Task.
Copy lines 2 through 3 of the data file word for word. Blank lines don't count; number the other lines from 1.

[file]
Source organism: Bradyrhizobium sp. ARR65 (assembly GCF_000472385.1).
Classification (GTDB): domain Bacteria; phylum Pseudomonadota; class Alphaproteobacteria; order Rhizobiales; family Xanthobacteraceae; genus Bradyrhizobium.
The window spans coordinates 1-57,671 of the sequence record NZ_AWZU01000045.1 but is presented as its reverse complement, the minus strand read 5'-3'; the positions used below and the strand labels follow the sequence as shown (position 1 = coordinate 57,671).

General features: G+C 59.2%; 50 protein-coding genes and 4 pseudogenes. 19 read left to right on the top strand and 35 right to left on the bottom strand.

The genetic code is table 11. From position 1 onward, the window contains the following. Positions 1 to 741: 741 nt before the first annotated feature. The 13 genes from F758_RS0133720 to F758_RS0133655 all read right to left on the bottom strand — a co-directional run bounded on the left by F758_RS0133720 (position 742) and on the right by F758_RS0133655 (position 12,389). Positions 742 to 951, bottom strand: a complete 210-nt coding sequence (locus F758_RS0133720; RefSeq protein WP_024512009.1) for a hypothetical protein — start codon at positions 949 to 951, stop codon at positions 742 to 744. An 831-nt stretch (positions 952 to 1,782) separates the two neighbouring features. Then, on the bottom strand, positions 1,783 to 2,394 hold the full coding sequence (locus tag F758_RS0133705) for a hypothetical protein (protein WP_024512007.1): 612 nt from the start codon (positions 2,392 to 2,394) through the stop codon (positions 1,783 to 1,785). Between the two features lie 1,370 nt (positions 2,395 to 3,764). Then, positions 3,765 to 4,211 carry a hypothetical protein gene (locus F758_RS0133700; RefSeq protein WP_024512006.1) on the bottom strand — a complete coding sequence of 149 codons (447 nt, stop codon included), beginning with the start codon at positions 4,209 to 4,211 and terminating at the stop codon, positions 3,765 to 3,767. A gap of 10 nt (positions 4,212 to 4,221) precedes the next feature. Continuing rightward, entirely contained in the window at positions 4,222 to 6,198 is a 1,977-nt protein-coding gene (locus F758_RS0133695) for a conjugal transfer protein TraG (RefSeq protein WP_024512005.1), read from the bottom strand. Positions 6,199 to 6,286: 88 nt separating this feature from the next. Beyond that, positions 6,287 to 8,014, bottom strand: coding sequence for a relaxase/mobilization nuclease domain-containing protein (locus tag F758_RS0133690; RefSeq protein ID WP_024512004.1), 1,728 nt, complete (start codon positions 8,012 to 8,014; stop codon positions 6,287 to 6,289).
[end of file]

Classification (GTDB): domain Bacteria; phylum Pseudomonadota; class Alphaproteobacteria; order Rhizobiales; family Xanthobacteraceae; genus Bradyrhizobium.
The window spans coordinates 1-57,671 of the sequence record NZ_AWZU01000045.1 but is presented as its reverse complement, the minus strand read 5'-3'; the positions used below and the strand labels follow the sequence as shown (position 1 = coordinate 57,671).